The Bullet for My Valentine Interview — ”Creep Show’
It was a strange day for Bullet for My Valentine. Hours before a headline appearance in New York, frontman Matt Tuck disappeared to record a guest vocal for the upcoming Black Tide album, leaving guitarist Michael Paget, bassist Jason James and drummer Michael Thomas to fend for themselves. On top of that, James was having some family issues -- and less than a week later, he would leave the tour for 10 days to sort out his domestic complications. Guitar tech Calvin Roffey is filling in on bass until James returns on Oct. 18.
And yet, while there seem to be some snafus in the Bullet camp, you'd never know it from the band's 'Creep Show' conversation. The reason for this is simple: Even if there are some dark clouds drifting over band HQ, the sun is shining through, and when the skies open up, rainbows light up the sky. Bullet for My Valentine's new album, 'Fever,' entered the Billboard 200 album chart at number three in May, and the buzz hasn't let up.
The band will tour North America through Oct. 26 in Reno, Nev., then it's off to Europe and other foreign lands. In addition, Bullet for My Valentine recently shot videos for 'Fever' and 'Bittersweet Memories' with acclaimed director Nigel Dick (Guns N' Roses, Black Sabbath).
These aren't the only factors keeping the band soaring in potentially difficult times. They're touring behind an album they truly believe in. Sure, they liked 2008's 'Scream Aim Fire,' but even though it did well it wasn't the follow-up to their stunning 2005 debut, 'The Poison,' that they had hoped for. Tuck was having trouble with his vocal cords, the songs were hurried and recorded with metal producer Colin Richardson, who de-emphasized the band's vulnerable side and gave them a steely, rigid sound.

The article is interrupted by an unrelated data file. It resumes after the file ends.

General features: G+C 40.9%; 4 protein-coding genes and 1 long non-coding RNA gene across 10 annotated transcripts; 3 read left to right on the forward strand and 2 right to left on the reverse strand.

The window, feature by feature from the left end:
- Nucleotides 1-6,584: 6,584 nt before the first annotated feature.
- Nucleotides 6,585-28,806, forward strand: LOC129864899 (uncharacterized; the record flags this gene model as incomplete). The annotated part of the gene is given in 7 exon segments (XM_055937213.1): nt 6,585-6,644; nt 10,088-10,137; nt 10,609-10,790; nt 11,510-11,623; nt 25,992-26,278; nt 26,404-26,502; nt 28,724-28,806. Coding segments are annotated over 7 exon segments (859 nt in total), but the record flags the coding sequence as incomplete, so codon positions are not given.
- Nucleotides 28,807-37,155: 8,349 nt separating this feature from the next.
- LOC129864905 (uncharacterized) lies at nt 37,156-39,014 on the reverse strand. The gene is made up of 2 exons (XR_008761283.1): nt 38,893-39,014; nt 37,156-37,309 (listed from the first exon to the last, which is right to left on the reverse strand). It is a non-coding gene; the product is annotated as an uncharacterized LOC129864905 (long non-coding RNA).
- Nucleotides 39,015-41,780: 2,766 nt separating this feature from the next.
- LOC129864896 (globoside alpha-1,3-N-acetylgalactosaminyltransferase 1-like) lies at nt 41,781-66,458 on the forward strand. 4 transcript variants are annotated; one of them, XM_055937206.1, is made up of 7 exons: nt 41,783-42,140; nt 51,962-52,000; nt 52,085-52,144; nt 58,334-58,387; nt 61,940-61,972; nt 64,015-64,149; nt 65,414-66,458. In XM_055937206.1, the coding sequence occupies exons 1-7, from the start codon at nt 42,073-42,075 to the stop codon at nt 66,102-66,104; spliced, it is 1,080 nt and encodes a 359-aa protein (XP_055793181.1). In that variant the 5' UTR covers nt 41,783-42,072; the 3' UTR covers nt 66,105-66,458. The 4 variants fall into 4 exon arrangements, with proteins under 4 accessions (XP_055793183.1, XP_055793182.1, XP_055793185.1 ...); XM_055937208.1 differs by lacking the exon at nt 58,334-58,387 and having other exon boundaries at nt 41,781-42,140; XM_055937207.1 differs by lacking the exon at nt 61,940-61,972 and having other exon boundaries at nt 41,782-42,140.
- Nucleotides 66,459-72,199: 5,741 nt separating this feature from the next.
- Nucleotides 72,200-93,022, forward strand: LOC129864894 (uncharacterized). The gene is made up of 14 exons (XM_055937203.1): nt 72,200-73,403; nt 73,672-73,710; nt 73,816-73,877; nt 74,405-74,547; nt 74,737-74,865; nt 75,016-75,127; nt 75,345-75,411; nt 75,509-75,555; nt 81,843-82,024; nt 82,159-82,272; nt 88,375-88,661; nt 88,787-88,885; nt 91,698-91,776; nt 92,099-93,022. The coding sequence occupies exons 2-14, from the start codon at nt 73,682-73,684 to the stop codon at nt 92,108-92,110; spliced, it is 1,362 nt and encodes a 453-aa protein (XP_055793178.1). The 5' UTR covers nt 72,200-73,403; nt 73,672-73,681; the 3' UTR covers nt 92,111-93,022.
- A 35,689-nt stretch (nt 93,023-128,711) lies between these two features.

For 'Fever,' Bullet for My Valentine purposely went to non-metal producer Don Gilmore, best known for his work with Linkin Park and Good Charlotte, and wrote material that downplayed their thrash roots and focused on their strong songwriting skills. At the same time, they didn't totally abandon their heaviness. They just slowed it down, much in the same way their heroes Metallica did on the legendary self-titled record, better known as 'The Black Album.'
We talked with Paget, James and Thomas about the evolution in their sound, their success in America, the difference between playing the U.S. and touring abroad, the hostile reactions they've received from some old-school fans, the best way to celebrate Halloween and some of the worst tricks they've been prey to on All Hallows Eve.